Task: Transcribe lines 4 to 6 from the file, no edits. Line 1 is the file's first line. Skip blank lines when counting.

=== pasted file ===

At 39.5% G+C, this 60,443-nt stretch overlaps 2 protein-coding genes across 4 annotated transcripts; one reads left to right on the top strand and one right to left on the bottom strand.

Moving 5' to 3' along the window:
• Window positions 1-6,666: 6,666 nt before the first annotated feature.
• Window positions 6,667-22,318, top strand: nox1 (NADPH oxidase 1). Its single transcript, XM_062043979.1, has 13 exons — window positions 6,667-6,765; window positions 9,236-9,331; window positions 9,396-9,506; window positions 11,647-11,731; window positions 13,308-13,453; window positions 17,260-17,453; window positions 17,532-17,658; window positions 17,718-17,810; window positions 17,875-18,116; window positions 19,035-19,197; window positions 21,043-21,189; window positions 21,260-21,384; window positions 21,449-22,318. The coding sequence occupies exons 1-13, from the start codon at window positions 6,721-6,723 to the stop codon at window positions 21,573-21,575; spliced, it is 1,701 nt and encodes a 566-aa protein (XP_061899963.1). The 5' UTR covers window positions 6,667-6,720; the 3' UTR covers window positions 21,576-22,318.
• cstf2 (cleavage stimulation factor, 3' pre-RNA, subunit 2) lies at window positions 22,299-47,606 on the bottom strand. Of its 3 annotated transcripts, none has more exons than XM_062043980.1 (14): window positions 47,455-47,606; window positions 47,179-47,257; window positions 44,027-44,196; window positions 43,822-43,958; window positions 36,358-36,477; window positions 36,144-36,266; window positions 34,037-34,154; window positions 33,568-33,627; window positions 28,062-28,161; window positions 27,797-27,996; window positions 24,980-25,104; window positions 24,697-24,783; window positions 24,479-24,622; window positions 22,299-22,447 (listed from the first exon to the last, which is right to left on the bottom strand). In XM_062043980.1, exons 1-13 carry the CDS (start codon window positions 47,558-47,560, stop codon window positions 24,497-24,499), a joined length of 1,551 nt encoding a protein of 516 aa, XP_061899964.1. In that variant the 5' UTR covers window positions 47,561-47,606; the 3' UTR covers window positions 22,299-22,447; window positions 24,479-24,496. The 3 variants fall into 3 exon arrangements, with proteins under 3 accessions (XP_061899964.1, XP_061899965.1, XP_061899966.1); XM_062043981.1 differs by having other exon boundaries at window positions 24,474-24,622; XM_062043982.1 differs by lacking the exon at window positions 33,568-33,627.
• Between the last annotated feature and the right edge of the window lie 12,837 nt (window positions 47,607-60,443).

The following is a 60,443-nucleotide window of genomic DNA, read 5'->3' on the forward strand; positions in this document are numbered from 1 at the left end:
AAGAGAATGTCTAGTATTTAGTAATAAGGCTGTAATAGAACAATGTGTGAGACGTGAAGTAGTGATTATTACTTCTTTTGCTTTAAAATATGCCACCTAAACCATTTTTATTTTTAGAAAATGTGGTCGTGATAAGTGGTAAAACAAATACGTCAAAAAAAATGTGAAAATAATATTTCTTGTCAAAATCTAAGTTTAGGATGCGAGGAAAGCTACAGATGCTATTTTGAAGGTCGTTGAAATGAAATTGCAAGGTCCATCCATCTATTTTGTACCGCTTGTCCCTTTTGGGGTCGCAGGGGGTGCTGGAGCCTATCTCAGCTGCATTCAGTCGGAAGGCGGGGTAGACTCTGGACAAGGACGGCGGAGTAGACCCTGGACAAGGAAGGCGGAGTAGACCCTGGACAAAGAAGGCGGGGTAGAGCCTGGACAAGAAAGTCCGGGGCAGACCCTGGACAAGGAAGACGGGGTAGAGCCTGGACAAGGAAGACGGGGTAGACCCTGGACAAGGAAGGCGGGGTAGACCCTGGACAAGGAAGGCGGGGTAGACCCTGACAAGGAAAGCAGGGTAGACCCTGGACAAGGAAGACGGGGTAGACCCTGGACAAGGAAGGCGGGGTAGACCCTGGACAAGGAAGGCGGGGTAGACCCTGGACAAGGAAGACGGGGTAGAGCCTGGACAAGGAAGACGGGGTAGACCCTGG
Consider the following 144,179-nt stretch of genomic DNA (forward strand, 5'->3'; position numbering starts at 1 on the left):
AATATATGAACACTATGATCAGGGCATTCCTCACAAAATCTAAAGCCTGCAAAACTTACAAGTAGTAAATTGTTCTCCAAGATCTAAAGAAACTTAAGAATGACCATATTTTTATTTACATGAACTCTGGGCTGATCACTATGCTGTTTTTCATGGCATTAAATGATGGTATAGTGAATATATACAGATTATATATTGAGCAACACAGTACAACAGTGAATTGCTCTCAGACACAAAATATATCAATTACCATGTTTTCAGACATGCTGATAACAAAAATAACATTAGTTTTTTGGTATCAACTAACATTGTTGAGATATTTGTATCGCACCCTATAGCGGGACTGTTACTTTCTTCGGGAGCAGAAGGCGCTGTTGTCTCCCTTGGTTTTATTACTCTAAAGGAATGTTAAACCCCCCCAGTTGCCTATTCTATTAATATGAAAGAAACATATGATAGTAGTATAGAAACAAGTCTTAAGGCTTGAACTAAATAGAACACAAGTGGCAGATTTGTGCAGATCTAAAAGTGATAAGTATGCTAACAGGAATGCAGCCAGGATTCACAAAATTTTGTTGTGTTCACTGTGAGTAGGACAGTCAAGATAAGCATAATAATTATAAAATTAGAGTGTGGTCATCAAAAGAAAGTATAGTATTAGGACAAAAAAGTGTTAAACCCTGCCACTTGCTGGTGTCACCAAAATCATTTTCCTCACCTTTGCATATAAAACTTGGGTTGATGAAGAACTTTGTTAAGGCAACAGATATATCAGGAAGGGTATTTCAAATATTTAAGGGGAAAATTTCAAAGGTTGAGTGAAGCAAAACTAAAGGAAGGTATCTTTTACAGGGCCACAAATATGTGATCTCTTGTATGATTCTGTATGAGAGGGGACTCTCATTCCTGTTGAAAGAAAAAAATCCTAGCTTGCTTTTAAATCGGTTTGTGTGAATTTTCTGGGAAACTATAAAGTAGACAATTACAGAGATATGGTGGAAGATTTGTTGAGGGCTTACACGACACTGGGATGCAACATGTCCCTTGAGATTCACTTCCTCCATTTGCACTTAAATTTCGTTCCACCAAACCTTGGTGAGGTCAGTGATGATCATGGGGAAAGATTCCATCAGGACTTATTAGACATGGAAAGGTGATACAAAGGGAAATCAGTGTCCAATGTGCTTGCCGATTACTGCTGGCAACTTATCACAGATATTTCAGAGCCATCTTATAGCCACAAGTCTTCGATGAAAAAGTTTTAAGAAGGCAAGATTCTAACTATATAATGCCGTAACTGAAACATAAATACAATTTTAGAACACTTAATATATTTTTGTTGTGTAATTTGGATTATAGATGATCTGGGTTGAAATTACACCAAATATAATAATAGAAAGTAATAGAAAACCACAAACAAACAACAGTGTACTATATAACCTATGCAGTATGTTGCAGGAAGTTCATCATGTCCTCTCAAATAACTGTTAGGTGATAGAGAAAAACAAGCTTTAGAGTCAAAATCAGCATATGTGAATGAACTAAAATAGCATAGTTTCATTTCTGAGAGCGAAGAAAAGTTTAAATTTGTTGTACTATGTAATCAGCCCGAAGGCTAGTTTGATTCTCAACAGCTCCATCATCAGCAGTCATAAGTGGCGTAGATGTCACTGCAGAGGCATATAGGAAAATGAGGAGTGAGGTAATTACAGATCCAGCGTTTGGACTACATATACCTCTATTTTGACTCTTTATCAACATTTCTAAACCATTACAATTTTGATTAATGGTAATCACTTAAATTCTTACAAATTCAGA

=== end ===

• Window positions 6,667-22,318, top strand: nox1 (NADPH oxidase 1). Its single transcript, XM_062043979.1, has 13 exons — window positions 6,667-6,765; window positions 9,236-9,331; window positions 9,396-9,506; window positions 11,647-11,731; window positions 13,308-13,453; window positions 17,260-17,453; window positions 17,532-17,658; window positions 17,718-17,810; window positions 17,875-18,116; window positions 19,035-19,197; window positions 21,043-21,189; window positions 21,260-21,384; window positions 21,449-22,318. The coding sequence occupies exons 1-13, from the start codon at window positions 6,721-6,723 to the stop codon at window positions 21,573-21,575; spliced, it is 1,701 nt and encodes a 566-aa protein (XP_061899963.1). The 5' UTR covers window positions 6,667-6,720; the 3' UTR covers window positions 21,576-22,318.
• cstf2 (cleavage stimulation factor, 3' pre-RNA, subunit 2) lies at window positions 22,299-47,606 on the bottom strand. Of its 3 annotated transcripts, none has more exons than XM_062043980.1 (14): window positions 47,455-47,606; window positions 47,179-47,257; window positions 44,027-44,196; window positions 43,822-43,958; window positions 36,358-36,477; window positions 36,144-36,266; window positions 34,037-34,154; window positions 33,568-33,627; window positions 28,062-28,161; window positions 27,797-27,996; window positions 24,980-25,104; window positions 24,697-24,783; window positions 24,479-24,622; window positions 22,299-22,447 (listed from the first exon to the last, which is right to left on the bottom strand). In XM_062043980.1, exons 1-13 carry the CDS (start codon window positions 47,558-47,560, stop codon window positions 24,497-24,499), a joined length of 1,551 nt encoding a protein of 516 aa, XP_061899964.1. In that variant the 5' UTR covers window positions 47,561-47,606; the 3' UTR covers window positions 22,299-22,447; window positions 24,479-24,496. The 3 variants fall into 3 exon arrangements, with proteins under 3 accessions (XP_061899964.1, XP_061899965.1, XP_061899966.1); XM_062043981.1 differs by having other exon boundaries at window positions 24,474-24,622; XM_062043982.1 differs by lacking the exon at window positions 33,568-33,627.
• Between the last annotated feature and the right edge of the window lie 12,837 nt (window positions 47,607-60,443).